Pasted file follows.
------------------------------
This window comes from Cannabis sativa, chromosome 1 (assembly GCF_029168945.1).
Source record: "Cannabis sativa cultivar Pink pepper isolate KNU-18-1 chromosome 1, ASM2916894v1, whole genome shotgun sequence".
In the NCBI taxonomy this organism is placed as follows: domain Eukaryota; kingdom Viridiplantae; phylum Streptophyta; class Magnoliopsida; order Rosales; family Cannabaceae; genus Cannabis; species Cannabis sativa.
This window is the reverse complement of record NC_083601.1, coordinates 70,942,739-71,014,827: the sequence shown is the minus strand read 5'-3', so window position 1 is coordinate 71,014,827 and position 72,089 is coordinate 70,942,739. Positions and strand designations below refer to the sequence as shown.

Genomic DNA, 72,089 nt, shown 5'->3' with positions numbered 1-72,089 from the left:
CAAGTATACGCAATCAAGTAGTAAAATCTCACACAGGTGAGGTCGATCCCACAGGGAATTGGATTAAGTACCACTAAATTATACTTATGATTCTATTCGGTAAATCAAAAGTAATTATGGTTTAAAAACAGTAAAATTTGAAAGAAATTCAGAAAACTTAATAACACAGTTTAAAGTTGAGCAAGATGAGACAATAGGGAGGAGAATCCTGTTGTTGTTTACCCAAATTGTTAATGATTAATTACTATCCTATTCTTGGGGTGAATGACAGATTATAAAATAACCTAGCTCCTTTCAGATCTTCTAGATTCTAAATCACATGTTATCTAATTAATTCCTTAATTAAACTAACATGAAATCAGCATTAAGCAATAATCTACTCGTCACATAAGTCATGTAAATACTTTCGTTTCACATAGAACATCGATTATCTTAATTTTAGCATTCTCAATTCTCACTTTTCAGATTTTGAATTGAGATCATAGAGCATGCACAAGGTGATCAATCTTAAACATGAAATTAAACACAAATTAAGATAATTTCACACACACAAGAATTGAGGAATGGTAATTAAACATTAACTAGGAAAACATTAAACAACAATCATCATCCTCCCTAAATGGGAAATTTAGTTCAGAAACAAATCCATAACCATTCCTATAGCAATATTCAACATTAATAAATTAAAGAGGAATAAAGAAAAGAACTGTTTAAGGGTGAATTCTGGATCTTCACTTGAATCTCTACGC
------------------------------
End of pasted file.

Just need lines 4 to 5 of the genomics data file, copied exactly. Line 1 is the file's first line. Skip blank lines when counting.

This window is the reverse complement of record NC_083601.1, coordinates 70,942,739-71,014,827: the sequence shown is the minus strand read 5'-3', so window position 1 is coordinate 71,014,827 and position 72,089 is coordinate 70,942,739. Positions and strand designations below refer to the sequence as shown.

Genomic DNA, 72,089 nt, shown 5'->3' with positions numbered 1-72,089 from the left: